Or ... well ... not SUPERHEROES exactly. Yes, they do have powers ranging from invisibility to perfect mimicry, but they don't really do the whole 'vigilante crimefighter' thing. Instead, they use their powers for more ordinary acts of heroism, blending in with the rest of the world.

That is, until Hammer's extraordinary skill as a firefighter catches the attention of the media. When a particularly stubborn journalism student refuses to leave without his story, it's up to the kids to drive him away. But will they succeed in protecting their family's secret, or will they blow their cover to the moon?

I loved this idea. I loved the characters it sent buzzing around my brain. I loved the humor of it and the idea of just making it up as I went along. I knew by the end of that day that there was no way I was writing anything else.

November 1st came along. I started writing. And, in the tradition of NaNovels everywhere, A Winters Tale did not do what it was supposed to. For starters, the journalism student was too nice. If my other characters started picking on him, everyone would hate them. Heck, I might hate them. Secondly, the dynamic between him and one of the other characters was far too interesting for me to let it go. Thirdly, I unintentionally set it at Christmas time.

By the end of the first week, my novel had transformed from the above drive-away-the-pest story into a full-blown romantic comedy. I was undeterred. I plowed on through the misery of stomach flu (in the book, not in me.) I wrote on as things marked 'Do Not Eat' were devoured, snowmen were crafted, and kitchens caught fire. (Again, not my own, though it would be super cool to write in a burning kitchen. Extreme Writing, yes?)

On November 18th, I knew it was time. I warned siblings and parents that the penalty for disturbing me would be disturbing, hid in a dark corner of my bedroom, and wrote the last 6k in three hours. It was hilarious. It was tender. It was gripping enough that one of my alpha readers' computer died of suspense while she read it. (True story.) And it was done. Two (or I guess it's three now) days later, I'm still in shock. I don't have a clue how it happened, but I finished a book, and it's good.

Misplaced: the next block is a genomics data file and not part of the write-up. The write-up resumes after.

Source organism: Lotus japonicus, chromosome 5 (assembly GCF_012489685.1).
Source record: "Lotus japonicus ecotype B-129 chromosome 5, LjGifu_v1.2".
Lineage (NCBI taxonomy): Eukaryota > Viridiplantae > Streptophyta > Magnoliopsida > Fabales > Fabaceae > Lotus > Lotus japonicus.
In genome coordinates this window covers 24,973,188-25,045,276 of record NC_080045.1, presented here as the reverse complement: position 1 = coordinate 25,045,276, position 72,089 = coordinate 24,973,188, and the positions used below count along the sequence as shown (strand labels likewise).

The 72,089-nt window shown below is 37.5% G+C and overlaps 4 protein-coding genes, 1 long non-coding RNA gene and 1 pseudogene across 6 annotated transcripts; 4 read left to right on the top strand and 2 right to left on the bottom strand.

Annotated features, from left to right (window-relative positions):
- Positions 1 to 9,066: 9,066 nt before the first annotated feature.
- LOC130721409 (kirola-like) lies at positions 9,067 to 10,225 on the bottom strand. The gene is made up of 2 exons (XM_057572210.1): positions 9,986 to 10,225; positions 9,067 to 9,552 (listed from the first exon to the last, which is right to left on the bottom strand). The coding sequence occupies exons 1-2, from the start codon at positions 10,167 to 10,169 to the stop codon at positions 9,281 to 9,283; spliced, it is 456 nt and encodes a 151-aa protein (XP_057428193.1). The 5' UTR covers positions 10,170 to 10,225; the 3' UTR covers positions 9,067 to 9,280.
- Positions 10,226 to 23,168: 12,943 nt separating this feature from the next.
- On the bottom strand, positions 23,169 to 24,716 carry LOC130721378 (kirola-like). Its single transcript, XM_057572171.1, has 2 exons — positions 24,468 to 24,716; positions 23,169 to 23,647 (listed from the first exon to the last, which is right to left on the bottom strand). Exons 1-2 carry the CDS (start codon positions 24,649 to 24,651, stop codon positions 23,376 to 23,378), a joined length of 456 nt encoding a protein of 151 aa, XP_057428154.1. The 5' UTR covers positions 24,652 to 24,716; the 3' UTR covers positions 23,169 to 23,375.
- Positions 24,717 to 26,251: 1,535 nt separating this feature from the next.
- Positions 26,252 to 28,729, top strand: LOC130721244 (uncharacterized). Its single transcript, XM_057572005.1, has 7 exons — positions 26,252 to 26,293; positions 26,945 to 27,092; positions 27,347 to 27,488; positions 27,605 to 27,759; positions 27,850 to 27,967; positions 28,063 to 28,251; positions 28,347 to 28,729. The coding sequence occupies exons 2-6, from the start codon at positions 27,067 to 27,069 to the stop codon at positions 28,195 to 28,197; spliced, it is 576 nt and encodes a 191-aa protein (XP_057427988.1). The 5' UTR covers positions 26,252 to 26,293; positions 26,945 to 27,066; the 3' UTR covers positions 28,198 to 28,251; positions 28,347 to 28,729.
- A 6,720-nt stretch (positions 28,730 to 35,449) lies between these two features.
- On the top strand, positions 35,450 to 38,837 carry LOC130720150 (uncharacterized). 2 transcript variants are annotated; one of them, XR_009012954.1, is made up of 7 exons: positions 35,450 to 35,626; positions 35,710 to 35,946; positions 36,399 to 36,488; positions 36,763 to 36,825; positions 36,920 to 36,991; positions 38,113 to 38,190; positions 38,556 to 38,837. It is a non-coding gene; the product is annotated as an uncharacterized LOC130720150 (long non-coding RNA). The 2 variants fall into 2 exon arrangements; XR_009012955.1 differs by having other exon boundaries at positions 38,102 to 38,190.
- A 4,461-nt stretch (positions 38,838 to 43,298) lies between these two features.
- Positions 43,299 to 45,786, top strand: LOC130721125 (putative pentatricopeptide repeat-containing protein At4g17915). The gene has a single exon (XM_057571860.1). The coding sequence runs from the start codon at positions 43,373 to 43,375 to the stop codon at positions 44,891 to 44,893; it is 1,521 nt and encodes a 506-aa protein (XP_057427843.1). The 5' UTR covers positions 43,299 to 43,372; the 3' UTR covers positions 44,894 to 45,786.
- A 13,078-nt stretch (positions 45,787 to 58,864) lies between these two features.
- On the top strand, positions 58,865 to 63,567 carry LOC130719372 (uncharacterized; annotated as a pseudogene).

I'll try to get an excerpt up sometime in the next few days. Right now, I'm going to get up. I know better than to try and sleep any more.

UPDATE: Thanks to a ridiculous lack of sleep, I have now done something outrageous. Am still waiting to know what the repercussions will be. I'll update you if it's something worth posting about. In the meantime, feel free to mock me. I'll add something for you to start with: I am afraid of the movie Toy Story. (This is truth.)

Friday, November 18, 2011

In Which I Make Strange Noises




In case you don't speak Totally Incoherent ... I just finished a book. Or, well, I almost finished it. There is an epilogue, but that hardly counts. And, because I am totally geeky and shameless right now, I am going to post a video of myself. Wearing no makeup, with writing hair. But overflowing with awesome and strange noises.